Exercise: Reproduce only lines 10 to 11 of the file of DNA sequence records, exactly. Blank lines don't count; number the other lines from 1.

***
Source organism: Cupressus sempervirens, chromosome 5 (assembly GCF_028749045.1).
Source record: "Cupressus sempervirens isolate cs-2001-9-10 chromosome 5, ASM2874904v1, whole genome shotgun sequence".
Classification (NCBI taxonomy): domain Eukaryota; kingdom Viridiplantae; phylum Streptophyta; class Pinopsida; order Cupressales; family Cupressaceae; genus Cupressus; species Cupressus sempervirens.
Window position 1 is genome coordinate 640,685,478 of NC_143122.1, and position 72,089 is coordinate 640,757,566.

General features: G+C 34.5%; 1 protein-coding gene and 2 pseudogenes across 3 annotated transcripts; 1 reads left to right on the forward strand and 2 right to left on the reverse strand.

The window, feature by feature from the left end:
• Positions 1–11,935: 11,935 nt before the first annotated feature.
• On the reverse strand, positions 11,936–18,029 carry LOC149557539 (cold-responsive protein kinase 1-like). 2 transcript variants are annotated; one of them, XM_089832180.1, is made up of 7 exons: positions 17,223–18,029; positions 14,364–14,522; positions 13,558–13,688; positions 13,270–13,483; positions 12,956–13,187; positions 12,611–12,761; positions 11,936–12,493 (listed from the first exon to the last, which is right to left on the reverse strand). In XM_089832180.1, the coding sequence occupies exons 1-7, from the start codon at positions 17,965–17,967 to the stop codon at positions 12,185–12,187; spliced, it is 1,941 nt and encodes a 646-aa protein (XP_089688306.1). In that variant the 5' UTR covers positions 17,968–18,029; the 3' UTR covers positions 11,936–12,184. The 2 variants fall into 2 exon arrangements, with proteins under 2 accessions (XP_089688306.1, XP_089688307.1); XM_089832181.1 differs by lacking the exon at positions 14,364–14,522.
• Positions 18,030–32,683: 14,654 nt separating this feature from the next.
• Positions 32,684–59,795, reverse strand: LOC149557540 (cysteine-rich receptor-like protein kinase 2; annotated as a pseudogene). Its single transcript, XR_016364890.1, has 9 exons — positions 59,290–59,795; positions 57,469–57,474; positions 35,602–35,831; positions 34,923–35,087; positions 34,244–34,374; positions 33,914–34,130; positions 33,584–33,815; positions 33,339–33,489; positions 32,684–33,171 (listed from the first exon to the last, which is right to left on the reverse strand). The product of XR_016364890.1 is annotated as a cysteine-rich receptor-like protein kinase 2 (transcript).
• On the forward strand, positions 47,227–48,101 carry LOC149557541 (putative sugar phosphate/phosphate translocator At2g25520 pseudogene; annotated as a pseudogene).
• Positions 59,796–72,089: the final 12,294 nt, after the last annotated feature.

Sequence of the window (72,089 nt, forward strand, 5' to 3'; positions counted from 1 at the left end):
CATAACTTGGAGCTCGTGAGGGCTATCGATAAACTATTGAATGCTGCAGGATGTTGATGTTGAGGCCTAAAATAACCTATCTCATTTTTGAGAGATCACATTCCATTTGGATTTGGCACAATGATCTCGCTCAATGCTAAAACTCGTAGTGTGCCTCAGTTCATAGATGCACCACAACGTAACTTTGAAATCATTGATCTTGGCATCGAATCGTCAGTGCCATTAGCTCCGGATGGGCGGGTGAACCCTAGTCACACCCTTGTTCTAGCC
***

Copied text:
• Positions 32,684–59,795, reverse strand: LOC149557540 (cysteine-rich receptor-like protein kinase 2; annotated as a pseudogene). Its single transcript, XR_016364890.1, has 9 exons — positions 59,290–59,795; positions 57,469–57,474; positions 35,602–35,831; positions 34,923–35,087; positions 34,244–34,374; positions 33,914–34,130; positions 33,584–33,815; positions 33,339–33,489; positions 32,684–33,171 (listed from the first exon to the last, which is right to left on the reverse strand). The product of XR_016364890.1 is annotated as a cysteine-rich receptor-like protein kinase 2 (transcript).
• On the forward strand, positions 47,227–48,101 carry LOC149557541 (putative sugar phosphate/phosphate translocator At2g25520 pseudogene; annotated as a pseudogene).